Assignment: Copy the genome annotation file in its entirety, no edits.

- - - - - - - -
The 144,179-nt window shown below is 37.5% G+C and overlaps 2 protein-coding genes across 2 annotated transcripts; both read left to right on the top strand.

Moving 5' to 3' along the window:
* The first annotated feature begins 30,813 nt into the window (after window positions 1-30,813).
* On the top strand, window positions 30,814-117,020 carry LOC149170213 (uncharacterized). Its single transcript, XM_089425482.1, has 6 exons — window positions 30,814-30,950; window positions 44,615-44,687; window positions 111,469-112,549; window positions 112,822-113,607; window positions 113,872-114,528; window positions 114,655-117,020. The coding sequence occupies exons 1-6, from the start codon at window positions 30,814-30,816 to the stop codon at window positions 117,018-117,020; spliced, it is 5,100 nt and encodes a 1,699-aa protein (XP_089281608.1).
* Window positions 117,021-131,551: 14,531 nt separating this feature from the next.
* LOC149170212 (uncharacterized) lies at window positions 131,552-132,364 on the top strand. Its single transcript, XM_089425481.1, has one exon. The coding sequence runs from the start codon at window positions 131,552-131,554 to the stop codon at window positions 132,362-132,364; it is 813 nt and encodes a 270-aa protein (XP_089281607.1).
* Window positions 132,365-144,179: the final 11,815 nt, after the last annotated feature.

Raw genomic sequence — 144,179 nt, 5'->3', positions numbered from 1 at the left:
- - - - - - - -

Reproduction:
The 144,179-nt window shown below is 37.5% G+C and overlaps 2 protein-coding genes across 2 annotated transcripts; both read left to right on the top strand.

Moving 5' to 3' along the window:
* The first annotated feature begins 30,813 nt into the window (after window positions 1-30,813).
* On the top strand, window positions 30,814-117,020 carry LOC149170213 (uncharacterized). Its single transcript, XM_089425482.1, has 6 exons — window positions 30,814-30,950; window positions 44,615-44,687; window positions 111,469-112,549; window positions 112,822-113,607; window positions 113,872-114,528; window positions 114,655-117,020. The coding sequence occupies exons 1-6, from the start codon at window positions 30,814-30,816 to the stop codon at window positions 117,018-117,020; spliced, it is 5,100 nt and encodes a 1,699-aa protein (XP_089281608.1).
* Window positions 117,021-131,551: 14,531 nt separating this feature from the next.
* LOC149170212 (uncharacterized) lies at window positions 131,552-132,364 on the top strand. Its single transcript, XM_089425481.1, has one exon. The coding sequence runs from the start codon at window positions 131,552-131,554 to the stop codon at window positions 132,362-132,364; it is 813 nt and encodes a 270-aa protein (XP_089281607.1).
* Window positions 132,365-144,179: the final 11,815 nt, after the last annotated feature.

Raw genomic sequence — 144,179 nt, 5'->3', positions numbered from 1 at the left: